Haunting ... teems with raw emotion, and McCullough deftly captures the experience of learning to behave in a male-driven society and then breaking outside of it.--The New YorkerI will be haunted and empowered by Artemisia Gentileschi's story for the rest of my life.--Amanda Lovelace, bestselling author of the princess saves herself in this one A William C. Morris Debut Award Finalist
2018 National Book Award Longlist Her mother died when she was twelve, and suddenly Artemisia Gentileschi had a stark choice: a life as a nun in a convent or a life grinding pigment for her father's paint. She chose paint. By the time she was seventeen, Artemisia did more than grind pigment. She was one of Rome's most talented painters, even if no one knew her name. But Rome in 1610 was a city where men took what they wanted from women, and in the aftermath of rape Artemisia faced another terrible choice: a life of silence or a life of truth, no matter the cost. He will not consume
my every thought.
I am a painter.
I will paint. Joy McCullough's bold novel in verse is a portrait of an artist as a young woman, filled with the soaring highs of creative inspiration and the devastating setbacks of a system built to break her. McCullough weaves Artemisia's heartbreaking story with the stories of the ancient heroines, Susanna and Judith, who become not only the subjects of two of Artemisia's most famous paintings but sources of strength as she battles to paint a woman's timeless truth in the face of unspeakable and all-too-familiar violence. I will show you
what a woman can do. ★A captivating and impressive.--Booklist, starred review
★Belongs on every YA shelf.--SLJ, starred review
★Haunting.--Publishers Weekly, starred review
★Luminous.--Shelf Awareness, starred review
- ISBN-13: 9780735232112
- ISBN-10: 0735232113
- Publisher: Dutton Books for Young Readers
- Publish Date: March 2018
- Dimensions: 8.5 x 5.8 x 1.1 inches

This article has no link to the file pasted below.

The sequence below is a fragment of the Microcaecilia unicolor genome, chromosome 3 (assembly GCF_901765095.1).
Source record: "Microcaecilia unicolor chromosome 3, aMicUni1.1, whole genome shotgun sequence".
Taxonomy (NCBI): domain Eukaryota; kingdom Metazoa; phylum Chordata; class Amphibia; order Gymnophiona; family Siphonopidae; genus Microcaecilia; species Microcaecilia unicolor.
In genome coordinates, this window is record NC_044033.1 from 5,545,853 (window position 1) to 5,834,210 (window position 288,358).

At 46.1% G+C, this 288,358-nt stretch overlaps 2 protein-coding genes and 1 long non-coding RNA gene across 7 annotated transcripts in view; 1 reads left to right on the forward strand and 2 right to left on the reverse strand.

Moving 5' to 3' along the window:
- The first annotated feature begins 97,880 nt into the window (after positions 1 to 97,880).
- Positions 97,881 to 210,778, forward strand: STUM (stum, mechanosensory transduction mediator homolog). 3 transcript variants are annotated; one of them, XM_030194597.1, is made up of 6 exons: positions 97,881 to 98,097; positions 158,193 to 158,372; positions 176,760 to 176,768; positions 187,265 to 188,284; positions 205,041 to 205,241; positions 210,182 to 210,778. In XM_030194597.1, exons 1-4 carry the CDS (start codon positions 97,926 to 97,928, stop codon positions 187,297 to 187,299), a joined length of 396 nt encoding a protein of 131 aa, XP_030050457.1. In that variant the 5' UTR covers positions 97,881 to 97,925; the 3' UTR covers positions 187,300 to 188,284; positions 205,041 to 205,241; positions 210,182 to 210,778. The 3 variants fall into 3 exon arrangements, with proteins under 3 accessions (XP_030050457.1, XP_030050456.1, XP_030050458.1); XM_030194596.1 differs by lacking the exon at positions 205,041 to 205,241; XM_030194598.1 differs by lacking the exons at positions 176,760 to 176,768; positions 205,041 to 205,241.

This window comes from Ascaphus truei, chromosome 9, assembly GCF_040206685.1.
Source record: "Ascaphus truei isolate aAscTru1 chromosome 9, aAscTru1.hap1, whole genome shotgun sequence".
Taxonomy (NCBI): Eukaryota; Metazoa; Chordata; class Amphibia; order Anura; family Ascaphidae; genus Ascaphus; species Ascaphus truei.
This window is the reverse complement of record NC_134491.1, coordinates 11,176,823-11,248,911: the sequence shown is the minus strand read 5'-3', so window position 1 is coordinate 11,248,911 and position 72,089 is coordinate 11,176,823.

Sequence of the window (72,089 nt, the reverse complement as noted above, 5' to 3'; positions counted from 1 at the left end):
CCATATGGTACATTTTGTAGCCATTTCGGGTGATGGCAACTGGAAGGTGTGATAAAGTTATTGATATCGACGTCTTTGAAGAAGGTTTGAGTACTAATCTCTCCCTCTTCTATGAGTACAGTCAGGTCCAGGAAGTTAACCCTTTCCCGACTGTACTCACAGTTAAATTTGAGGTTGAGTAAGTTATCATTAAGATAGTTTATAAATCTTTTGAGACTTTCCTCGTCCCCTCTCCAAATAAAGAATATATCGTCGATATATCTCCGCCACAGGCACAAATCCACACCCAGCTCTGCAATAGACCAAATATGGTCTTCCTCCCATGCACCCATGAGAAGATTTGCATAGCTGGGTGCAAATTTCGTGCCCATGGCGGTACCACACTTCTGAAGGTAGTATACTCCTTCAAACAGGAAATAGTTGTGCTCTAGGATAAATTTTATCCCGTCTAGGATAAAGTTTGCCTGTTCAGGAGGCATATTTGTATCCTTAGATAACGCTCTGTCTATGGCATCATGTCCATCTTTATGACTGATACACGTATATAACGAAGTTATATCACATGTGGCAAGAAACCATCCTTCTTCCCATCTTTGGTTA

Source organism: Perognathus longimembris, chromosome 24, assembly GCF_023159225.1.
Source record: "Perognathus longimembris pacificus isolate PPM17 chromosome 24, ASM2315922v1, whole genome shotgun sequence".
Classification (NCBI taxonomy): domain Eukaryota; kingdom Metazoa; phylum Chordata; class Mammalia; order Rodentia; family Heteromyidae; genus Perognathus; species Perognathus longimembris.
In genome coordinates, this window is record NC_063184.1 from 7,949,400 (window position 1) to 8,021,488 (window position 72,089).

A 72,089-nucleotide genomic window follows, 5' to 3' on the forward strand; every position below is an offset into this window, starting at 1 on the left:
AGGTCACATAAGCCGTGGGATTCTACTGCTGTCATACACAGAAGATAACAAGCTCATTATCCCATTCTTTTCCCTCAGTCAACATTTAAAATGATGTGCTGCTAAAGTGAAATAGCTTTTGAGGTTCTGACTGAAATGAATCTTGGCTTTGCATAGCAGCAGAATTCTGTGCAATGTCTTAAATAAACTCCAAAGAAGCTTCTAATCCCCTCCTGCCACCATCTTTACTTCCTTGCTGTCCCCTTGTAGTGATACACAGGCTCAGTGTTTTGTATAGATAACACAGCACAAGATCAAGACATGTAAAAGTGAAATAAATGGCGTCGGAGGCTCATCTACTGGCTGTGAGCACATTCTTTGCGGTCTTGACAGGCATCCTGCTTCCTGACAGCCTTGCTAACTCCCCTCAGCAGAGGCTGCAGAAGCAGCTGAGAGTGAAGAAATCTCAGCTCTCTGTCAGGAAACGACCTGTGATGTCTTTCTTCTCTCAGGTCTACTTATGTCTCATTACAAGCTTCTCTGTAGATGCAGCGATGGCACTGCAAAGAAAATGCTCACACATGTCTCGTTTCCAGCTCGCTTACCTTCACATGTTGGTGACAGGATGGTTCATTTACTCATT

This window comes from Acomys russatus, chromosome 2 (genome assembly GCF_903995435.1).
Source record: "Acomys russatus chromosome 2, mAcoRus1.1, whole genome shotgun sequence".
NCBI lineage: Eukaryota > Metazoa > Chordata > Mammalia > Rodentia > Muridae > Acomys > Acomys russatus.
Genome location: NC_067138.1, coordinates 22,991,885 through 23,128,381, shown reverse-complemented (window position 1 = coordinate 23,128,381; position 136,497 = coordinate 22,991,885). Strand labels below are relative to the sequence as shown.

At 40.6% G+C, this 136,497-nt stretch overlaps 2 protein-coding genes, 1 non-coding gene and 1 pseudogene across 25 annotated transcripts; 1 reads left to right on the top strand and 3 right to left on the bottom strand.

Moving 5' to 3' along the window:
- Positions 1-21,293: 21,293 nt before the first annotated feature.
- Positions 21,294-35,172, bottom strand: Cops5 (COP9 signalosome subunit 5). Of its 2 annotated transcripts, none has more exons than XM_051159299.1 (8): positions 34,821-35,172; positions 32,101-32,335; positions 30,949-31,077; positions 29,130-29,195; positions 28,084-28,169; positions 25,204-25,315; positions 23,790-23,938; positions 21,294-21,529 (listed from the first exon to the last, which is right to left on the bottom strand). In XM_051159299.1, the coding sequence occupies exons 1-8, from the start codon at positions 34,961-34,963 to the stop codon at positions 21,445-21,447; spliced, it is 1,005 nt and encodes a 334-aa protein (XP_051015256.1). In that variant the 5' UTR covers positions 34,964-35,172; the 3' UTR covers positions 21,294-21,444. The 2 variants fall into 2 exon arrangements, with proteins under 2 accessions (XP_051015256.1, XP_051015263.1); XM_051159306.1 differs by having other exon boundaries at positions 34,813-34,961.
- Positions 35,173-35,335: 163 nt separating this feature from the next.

- Shipping Weight: 0.9 pounds
- Page Count: 304
- Reading Level: Ages 15-17
Ode to a survivor
Centuries before the #MeToo movement entered the cultural landscape, there was Artemisia Gentileschi.
Born in Rome at the turn of the 17th century, Artemisia was introduced to painting by her artist father after she showed more talent than her brothers. She became a masterful Baroque artist in her own right, with paintings that reflected feminist concerns and employed an eye-opening realism during a time when art—like the entire world—was dominated by men. In her debut novel, Blood Water Paint, Joy McCullough recounts in fictionalized free verse a pivotal time in Artemisia’s life.
Set in 1610, the story begins with 17-year-old Artemisia assisting her father in his painting studio. She ponders her own talent (she paints better than her father yet receives no proper credit), her role and identity as a woman, and her sexuality. She soon realizes that women are dismissed as “beauty for consumption.” Artemisia’s most troubling observations are confirmed when her father, in the guise of procuring a high-profile commission, hires fellow artist Agostino Tassi to tutor her. Instead of guiding Artemisia, he rapes her, and although she calls out to the house servant, Tuzia, no one comes to her aid. Despite the strong possibility of being shamed as a result, the teen seeks justice in court. Adding insult to injury, the judge requires Artemisia to undergo humiliating, invasive and tortuous tests to prove she isn’t lying.
With care and precision, McCullough marks how these events shaped Artemisia’s work. Perhaps because Tuzia didn’t respond when she needed her, Artemisia’s paintings emphasize the power of solidarity among women. Her narration, interspersed with prose from the perspective of her older self, draws inspiration from the women of the Bible, such as Judith and Susanna. Most importantly, readers see the teen’s strength as a survivor of sexual assault. Ever resilient, she proclaims, “I am not a thing / to be handed / from one man / to another.”
Although Artemisia lived centuries ago, her story will resonate with modern feminists.